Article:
Little Earth – Album Review – Rahim AlHaj (and friends)

Little Earth CD cover

It is not often one comes across an artist at the top of his game that produces a double CD album consisting of collaboration with other musicians as varied as accordionists and avant jazz guitarists, but first let’s take a look that artist; Rahim AlHaj.

Rahim AlHaj – short profile

Rahim Alhaj with Oud

Rahim AlHaj was born in Baghdad, Iraq, and took up playing the Iraqi Oud. He studied at the Institute of Music in Baghdad under the tutors Munir Bashir (considered by some to be the greatest Oud player of all time) and Salim Abdul Kareem. At the time Iraq was at war with neighbouring Iran, and suffered under the repressive Ba’athist regime and soon Rahim became involved in the underground revolutionary movement setting a poem to music called “Why” which in turn became an anthem for the movement. He was imprisoned twice for a total period of two years, and when tension increased he had no option but to flee to Jordan.

Under increasing pressure from Iraq, he moved to Syria, but as relations between Iraq and Syria warmed he relocated in 2000 to the United States as a political refugee. Rahim’s new home was Albuquerque, New Mexico where he rented a hall on the University Campus for a solo performance. The overwhelming positive response launched a series of concerts across the United States and then many International concerts. Grammy nominations arrived in 2008 & 2010. To date he has released eight albums and we are going to look at just one; “Little Earth” (but don’t worry we will get around to reviewing more…)

Little Earth

UR Music (2010)
Produced by: Rahim AlHaj
Executive Producer: Tom Frouge
Liner notes: D.A. Sonneborn

Classification – World Music

Disc One
1- Samal Baghdad
Little Earth Orchestra: Robin Abeles – Double Bass / Luis Alberto – Violin / Monica de la Hoz – Violin / Issa Malluf – Darbuka (goblet drum)

2- The Searching
Guy Klucevsek – Accordion / Katie Harlow – Cello / Issa Malluf – Riq, Daf

3- Sailors Three
Rahim AlHaj – Oud (solo)

4- Morning in Hyattsville
Bill Frisell – Electric Guitar / Eyvind Kang – Viola

5- The Other Time
Yacouba Sissoko – Kora

6- Rocio
Roshan Jamal Bhartiya – Sitar

7- Missing You / Mae Querida
Maria de Barros – Vocals

8- Dance of the Palms
Glen Velez – Frame Drum, Riq, Shaker

Disc Two
1- Fly Away
Santa Fe Guitar Quartet: Chris Dorsey – Guitar / Mariano Fontana – Bass Guitar / Miguel Piva – Guitar / Eric Slaven – Guitar

2- Going Home
Little Earth Orchestra: Robin Abeles – Double Bass / Luis Alberto – Violin / Roberta Arruda – Violin / Monica de la Hoz – Violin / Issa Malluf – Darbuka, Riq, Daf / Jesse McAdoo – Cello

3- Athens to Baghdad
Peter Buck – Guitar / Lorenzo Martinez – Violin / Luis Alberto – Violin / Luis Guerra – Double Bass / Issa Malluf – Darbuka, Riq, Daf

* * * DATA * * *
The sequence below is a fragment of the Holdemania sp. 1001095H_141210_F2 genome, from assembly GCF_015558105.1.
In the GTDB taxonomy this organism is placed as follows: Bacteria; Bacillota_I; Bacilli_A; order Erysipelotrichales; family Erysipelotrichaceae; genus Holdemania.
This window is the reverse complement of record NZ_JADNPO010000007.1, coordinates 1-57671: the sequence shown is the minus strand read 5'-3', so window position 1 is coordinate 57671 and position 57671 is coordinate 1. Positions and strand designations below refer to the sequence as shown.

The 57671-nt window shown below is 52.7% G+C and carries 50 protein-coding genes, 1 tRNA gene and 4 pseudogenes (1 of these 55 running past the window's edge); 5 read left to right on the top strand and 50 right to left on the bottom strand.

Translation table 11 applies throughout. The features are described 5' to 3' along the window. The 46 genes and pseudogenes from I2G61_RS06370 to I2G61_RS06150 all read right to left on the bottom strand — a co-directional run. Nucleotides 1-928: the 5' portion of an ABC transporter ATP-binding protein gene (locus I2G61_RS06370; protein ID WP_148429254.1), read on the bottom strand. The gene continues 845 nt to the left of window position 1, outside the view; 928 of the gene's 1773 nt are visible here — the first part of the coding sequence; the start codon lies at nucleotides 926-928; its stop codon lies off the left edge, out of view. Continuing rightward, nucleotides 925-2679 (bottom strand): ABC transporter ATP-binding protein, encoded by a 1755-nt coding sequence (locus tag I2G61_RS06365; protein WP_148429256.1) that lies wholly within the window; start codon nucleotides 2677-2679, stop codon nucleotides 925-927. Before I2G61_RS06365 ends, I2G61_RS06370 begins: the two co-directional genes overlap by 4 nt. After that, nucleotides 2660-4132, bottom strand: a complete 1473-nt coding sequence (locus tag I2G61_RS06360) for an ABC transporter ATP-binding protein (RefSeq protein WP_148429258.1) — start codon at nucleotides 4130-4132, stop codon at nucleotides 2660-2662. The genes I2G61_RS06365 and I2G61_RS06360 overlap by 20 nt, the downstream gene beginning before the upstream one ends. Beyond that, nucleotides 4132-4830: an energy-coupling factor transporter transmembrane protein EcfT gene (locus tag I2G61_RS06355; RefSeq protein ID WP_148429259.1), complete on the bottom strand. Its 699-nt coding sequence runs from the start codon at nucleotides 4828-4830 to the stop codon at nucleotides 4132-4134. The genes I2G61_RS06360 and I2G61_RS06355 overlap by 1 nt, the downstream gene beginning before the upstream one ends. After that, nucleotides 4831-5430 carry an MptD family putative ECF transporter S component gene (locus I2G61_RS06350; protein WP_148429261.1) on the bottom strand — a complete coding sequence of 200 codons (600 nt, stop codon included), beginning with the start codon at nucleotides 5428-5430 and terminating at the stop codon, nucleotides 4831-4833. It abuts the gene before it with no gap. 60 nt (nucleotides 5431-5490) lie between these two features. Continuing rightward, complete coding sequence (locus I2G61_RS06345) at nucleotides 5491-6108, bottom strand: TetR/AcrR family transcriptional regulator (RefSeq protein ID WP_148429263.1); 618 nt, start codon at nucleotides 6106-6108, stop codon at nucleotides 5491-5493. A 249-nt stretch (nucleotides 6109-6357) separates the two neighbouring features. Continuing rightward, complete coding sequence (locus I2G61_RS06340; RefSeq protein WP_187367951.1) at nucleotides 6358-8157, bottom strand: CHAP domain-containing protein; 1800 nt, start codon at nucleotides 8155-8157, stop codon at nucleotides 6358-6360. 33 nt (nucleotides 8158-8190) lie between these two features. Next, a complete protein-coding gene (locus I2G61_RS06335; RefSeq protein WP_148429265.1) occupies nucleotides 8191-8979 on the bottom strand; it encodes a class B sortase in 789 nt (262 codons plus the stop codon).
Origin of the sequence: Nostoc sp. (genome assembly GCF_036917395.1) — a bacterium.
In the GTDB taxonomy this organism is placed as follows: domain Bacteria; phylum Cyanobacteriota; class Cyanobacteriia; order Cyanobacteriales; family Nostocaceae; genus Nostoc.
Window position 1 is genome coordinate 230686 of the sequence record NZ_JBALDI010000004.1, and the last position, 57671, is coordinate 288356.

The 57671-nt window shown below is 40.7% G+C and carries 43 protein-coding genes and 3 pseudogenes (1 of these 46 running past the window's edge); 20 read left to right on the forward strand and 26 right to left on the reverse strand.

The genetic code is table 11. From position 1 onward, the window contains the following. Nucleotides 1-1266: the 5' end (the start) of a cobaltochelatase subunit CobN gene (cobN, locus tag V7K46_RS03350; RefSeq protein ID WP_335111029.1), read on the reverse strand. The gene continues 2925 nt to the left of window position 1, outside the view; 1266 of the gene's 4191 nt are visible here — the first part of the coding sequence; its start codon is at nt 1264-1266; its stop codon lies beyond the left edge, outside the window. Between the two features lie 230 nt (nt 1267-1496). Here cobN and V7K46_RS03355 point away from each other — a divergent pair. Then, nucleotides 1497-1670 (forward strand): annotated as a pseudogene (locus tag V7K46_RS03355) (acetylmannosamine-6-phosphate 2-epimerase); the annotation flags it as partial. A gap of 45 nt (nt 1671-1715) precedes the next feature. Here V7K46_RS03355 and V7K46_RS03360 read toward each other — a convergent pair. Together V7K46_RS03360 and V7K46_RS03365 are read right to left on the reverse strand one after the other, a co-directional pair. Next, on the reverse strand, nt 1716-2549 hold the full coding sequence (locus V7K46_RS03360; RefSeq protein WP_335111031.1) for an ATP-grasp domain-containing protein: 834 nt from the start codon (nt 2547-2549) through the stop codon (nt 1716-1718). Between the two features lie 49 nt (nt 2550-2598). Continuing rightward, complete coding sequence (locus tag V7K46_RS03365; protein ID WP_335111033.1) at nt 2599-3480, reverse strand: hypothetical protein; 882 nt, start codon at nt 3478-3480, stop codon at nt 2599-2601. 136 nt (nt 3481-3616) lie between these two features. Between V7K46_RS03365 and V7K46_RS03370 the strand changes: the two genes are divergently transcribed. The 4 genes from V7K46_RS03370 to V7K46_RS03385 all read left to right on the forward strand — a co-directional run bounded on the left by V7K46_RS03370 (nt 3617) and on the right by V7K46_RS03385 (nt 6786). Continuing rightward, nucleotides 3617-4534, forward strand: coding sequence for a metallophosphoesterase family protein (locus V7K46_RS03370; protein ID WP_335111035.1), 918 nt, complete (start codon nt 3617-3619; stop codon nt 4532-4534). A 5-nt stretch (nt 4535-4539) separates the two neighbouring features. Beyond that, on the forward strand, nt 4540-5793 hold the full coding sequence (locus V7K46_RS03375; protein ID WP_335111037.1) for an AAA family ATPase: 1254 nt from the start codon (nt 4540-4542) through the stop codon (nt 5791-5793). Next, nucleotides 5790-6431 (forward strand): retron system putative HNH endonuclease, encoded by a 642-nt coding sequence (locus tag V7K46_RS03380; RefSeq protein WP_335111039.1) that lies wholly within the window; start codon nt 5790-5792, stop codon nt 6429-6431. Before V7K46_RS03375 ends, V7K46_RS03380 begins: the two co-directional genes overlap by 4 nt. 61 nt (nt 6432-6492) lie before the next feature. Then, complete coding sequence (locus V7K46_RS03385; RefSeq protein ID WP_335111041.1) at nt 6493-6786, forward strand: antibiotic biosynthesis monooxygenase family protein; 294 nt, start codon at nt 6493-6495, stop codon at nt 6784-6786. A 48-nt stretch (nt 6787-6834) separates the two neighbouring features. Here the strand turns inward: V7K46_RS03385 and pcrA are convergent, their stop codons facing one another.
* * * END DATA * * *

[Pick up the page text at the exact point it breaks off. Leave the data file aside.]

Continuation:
4- Lullaby
Robert Mirabel – Vocals, Hand Drum, Rainstick, Native American Flute

5- River (The Passage)
Liu Fang – P’ip’a (pear shaped fretted Chinese Lute

6- Qaasim
Stephen Kent – Didjeridu, Shaker

7- Waterfall
Hossein Omoumi – Iranian Ney / Souhail Kasper – Daf, Riq, Darbuka

Note: Rahim AlHaj plays Oud on all tracks.


Rahim’s concept for this album was that people from different cultures should learn to make music together, before they become enemies. To this end he composed specific pieces for the diverse artists on the album, each artist remembering their musical birthplace and melding the music together, returning homeward to peace. In his own words: “It does not matter where you live, Earth belongs to each and all of us. How can I communicate that it belongs to all humanity, it does not matter what country, what race? How can we translate this concept to living and lived reality?” Well this album “Little Earth” is Rahim’s answer to his own question.

The double CD is beautifully packaged with a thirty-two page booklet intimately describing each musical piece and the ethos behind the complete album. This is one of those times you really should buy the album rather than just download it, as D.A. Sonneborn’s notes expand your experience of each individual song. As an example the track “Lullaby” is Rahim’s Iraqi lullaby translated from Arabic to English, then from English to Tewi (a Native American language) the track is a haunting mix of Iraqi Oud and Native American vocals, flute and percussion.

Each track on this album is a revelation, I never thought I would hear a Chinese Lute and an Oud play together so fluently, mixing the sounds of the cultures seamlessly. “The Searching” features Guy Klucevsek on Accordion, finishing his solo on a quarter tone note, just how did he do that? Well you can buy the album to find out… you will not be disappointed. Most guitarists will know Bill Frisell who plays on “Morning in Hyattsville”. There are also instruments from across the globe: Kora – Africa / Sitar – India / Didjerido – Australia and the album finishes off with an Iraq / Iran combination with Rahim on Iraqi Oud and Hossein Omoumi on Iranian Ney (a type of flute), truly a testament to peace.

Rahim AlHaj has created a great piece of work here, and one I don’t get tired of listening to, where else would you get a didjeridu sounding like an angry dog played off against an Oud? Who would I recommend this album to (apart from everyone)? Well definitely World Music lovers, any one with an interest in Oud, but it is more than that, anyone with an interest in music beyond what you may have heard before, this album breaks new ground in so many ways taking the fretless forerunner of the guitar, the Oud and firmly placing it on the World stage.


Review – Jahloon – April 2006



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